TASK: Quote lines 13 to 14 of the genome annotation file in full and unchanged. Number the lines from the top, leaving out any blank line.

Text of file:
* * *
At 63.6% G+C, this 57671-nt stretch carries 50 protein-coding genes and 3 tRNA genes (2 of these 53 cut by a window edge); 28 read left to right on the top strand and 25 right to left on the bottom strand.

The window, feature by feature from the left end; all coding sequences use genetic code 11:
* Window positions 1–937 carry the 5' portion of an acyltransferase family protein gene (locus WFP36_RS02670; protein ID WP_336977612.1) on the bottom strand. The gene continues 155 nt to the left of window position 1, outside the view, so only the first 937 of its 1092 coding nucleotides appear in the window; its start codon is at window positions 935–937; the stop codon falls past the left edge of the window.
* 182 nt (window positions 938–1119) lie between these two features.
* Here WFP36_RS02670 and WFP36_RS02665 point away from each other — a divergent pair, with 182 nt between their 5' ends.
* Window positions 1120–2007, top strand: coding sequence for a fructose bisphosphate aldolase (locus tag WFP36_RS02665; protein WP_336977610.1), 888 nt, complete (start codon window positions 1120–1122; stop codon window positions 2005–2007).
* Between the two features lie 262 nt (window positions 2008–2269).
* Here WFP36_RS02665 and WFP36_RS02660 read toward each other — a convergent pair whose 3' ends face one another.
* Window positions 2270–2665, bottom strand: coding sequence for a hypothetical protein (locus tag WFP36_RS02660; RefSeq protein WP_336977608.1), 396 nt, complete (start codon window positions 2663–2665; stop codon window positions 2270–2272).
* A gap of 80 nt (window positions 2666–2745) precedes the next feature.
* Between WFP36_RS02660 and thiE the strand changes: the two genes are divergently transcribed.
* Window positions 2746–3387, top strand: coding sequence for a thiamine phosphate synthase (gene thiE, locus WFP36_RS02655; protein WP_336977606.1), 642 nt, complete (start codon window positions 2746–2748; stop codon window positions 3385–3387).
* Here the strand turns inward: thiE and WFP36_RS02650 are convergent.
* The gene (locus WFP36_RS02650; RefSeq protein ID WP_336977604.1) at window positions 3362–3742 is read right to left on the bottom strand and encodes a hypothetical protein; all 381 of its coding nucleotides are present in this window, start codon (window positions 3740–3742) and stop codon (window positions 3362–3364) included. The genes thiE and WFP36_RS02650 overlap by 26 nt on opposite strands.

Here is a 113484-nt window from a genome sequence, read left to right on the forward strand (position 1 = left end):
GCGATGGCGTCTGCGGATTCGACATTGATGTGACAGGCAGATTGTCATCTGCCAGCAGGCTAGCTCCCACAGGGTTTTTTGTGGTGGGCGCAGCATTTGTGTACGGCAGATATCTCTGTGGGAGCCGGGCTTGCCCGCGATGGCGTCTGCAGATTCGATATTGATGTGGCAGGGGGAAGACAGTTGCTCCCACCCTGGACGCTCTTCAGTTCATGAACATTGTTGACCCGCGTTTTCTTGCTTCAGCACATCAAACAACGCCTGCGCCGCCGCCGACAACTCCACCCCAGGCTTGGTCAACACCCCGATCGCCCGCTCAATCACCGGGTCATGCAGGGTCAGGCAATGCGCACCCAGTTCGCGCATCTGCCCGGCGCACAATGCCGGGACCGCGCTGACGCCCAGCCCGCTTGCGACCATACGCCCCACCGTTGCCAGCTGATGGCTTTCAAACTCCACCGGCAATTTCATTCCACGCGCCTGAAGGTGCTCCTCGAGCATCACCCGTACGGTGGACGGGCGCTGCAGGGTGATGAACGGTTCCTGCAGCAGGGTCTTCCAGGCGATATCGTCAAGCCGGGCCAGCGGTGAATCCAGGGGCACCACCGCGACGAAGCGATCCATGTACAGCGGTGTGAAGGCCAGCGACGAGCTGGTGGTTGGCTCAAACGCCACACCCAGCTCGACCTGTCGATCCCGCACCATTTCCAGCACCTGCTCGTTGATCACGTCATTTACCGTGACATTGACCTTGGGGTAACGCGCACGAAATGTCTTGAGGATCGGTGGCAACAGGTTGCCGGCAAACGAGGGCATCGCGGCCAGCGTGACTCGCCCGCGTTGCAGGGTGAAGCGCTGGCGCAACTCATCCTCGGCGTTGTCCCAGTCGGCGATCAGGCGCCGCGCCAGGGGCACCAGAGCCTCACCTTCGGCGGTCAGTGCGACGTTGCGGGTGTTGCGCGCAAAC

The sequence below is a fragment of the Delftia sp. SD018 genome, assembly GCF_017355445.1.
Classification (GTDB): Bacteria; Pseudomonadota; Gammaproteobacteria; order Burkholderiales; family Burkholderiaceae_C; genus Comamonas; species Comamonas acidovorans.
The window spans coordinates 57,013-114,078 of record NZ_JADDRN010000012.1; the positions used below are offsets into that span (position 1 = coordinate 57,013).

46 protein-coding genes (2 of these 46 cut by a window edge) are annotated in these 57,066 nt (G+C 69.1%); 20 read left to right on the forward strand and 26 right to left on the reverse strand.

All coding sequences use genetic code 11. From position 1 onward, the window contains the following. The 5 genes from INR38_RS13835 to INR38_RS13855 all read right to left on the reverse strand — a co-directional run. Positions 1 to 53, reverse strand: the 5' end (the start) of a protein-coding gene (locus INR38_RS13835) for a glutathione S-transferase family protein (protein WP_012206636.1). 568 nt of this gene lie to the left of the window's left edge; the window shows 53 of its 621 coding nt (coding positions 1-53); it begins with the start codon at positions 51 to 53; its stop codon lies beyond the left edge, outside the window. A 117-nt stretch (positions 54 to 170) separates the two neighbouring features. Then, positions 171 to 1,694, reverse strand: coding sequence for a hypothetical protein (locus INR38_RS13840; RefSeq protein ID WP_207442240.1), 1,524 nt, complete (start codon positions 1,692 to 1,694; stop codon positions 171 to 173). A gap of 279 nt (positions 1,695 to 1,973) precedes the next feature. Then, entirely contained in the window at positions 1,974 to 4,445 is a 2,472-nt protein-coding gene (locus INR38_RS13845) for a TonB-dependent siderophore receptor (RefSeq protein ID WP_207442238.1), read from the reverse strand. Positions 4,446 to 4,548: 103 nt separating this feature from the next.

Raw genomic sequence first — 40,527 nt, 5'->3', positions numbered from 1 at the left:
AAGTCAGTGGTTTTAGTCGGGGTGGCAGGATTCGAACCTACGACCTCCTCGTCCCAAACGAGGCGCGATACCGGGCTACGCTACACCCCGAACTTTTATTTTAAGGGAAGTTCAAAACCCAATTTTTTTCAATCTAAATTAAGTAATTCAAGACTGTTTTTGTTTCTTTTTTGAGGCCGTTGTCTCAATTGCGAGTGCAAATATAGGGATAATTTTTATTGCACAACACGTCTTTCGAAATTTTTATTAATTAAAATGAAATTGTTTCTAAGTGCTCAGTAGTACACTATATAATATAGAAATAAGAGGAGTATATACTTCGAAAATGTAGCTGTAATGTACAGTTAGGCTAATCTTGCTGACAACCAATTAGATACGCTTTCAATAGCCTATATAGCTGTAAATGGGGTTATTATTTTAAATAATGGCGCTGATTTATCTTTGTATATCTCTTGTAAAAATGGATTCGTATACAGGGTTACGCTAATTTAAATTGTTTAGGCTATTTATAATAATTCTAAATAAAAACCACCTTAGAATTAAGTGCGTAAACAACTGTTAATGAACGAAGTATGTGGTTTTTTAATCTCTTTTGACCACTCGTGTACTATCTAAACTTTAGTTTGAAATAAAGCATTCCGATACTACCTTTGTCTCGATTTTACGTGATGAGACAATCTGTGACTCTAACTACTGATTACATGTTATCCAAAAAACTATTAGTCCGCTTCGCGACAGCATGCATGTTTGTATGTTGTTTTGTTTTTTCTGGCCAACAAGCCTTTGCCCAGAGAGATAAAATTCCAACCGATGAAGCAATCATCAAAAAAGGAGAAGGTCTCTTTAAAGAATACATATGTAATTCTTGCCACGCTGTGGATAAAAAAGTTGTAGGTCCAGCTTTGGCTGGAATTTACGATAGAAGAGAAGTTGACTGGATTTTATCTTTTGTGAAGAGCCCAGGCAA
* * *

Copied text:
* Here the strand turns inward: thiE and WFP36_RS02650 are convergent.
* The gene (locus WFP36_RS02650; RefSeq protein ID WP_336977604.1) at window positions 3362–3742 is read right to left on the bottom strand and encodes a hypothetical protein; all 381 of its coding nucleotides are present in this window, start codon (window positions 3740–3742) and stop codon (window positions 3362–3364) included. The genes thiE and WFP36_RS02650 overlap by 26 nt on opposite strands.